In arguing that average English worker around 1800 ACE was relatively well off and hence well, he uses the Engles’s law to show how food consumption behaves with income. Obviously, as income increases people eat more meat and this is indeed true for the English workers. How does an average Indian compare to this? Based on a 1950 Government of India survey, he shows that an average Indian did not consume as much meat as an English worker in 1800 ACE for comparable income levels. A thing to note about this is that he does not control for cultural influences while talking about nature of food consumption and its relation to income. Unless you control for that, especially in case of India, an average Indian even today can be shown to consume less meat compared to its counterpart in China or United States. This is because India has a strong historical bias towards vegetarianism that has its origins in the rise of Buddhism. I am sure there is similar explanation for lack of milk consumption in China. But I will let the Chinese speak for themselves. The point is that if you do not put historical data in proper context you are bound to be lead astray. Unfortunately Clark engages in such out of context quantitative economic history.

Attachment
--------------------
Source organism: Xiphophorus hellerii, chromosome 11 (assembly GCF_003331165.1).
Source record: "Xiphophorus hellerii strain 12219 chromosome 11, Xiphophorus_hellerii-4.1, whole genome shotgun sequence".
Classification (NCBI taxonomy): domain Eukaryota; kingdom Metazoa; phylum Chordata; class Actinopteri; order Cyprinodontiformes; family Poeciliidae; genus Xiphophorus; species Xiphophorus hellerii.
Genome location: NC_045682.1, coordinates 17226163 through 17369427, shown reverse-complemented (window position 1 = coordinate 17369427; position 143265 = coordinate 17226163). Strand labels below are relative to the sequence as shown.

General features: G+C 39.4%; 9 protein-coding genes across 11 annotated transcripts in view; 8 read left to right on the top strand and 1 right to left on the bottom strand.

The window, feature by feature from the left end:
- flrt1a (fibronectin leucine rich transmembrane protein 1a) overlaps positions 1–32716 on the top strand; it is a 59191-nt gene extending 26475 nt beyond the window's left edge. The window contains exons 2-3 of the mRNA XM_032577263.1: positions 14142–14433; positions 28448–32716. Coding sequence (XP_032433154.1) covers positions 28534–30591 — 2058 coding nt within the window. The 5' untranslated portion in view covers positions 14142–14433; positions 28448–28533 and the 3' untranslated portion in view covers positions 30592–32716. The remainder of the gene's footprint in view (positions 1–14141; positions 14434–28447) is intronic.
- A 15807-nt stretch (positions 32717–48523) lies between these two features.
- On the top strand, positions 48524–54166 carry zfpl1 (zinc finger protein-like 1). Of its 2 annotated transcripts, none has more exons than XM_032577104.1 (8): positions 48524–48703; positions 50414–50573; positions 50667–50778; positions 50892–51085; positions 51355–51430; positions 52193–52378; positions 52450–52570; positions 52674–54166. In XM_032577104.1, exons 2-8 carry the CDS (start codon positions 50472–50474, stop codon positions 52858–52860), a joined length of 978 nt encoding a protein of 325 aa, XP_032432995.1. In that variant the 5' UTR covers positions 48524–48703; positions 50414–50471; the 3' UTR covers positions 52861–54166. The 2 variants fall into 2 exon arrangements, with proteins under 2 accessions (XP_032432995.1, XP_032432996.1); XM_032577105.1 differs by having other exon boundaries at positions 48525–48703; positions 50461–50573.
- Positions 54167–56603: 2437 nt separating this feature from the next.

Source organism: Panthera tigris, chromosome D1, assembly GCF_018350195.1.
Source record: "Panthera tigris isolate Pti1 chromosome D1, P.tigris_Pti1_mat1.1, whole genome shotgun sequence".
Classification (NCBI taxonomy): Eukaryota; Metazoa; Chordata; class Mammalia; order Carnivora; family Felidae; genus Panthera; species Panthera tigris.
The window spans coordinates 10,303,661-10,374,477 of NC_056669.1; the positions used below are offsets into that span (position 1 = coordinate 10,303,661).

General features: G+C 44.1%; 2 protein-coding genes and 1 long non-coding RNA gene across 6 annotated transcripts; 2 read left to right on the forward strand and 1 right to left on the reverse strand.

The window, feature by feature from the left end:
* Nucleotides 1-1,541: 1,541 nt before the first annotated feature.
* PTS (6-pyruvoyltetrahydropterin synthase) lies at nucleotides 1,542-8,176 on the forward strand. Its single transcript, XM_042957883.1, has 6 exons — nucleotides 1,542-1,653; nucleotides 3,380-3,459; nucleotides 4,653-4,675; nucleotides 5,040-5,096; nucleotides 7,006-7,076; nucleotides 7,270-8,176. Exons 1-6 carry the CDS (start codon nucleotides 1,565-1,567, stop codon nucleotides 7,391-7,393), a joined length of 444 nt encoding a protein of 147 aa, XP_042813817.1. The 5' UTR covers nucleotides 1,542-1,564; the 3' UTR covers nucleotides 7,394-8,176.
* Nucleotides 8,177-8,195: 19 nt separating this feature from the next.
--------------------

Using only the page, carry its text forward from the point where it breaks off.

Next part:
Clark’s analysis also has some examples of selective empiricism. The case in point is that of the architecture of the Vijayanagar empire. He accepts that it is grand but concedes that it is no way closer in terms of engineering feat to the Roman pantheon and hence that reflects the technological backwardness of India and probably its ill-preparedness for industrial revolution compared to England. I am invariably always baffled by this insatiable urge of measuring every civilization against the Roman without considering the fact that most aspects of civilization respond to necessitates of time, availability of resources, political needs and even compulsions of weather conditions! For example, would it be correct to say that Romans were backward because they could only carve on a soft stone like marble or because they could never even imagine carving a monolithic stone marvel like the Kailas temple?  This will sound plain simple absurd even to Greg Clark and yet he does not even take a step back and think before making this comparison.